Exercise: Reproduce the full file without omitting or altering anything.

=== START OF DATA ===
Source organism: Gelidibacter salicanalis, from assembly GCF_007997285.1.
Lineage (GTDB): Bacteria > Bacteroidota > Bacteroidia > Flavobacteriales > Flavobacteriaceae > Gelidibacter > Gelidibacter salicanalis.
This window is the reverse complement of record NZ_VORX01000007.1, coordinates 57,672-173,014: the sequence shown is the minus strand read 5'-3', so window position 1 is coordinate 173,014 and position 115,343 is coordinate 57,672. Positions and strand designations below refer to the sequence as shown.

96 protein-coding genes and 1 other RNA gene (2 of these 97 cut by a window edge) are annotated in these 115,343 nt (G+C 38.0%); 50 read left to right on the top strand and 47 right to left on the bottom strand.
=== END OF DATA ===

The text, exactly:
Source organism: Gelidibacter salicanalis, from assembly GCF_007997285.1.
Lineage (GTDB): Bacteria > Bacteroidota > Bacteroidia > Flavobacteriales > Flavobacteriaceae > Gelidibacter > Gelidibacter salicanalis.
This window is the reverse complement of record NZ_VORX01000007.1, coordinates 57,672-173,014: the sequence shown is the minus strand read 5'-3', so window position 1 is coordinate 173,014 and position 115,343 is coordinate 57,672. Positions and strand designations below refer to the sequence as shown.

96 protein-coding genes and 1 other RNA gene (2 of these 97 cut by a window edge) are annotated in these 115,343 nt (G+C 38.0%); 50 read left to right on the top strand and 47 right to left on the bottom strand.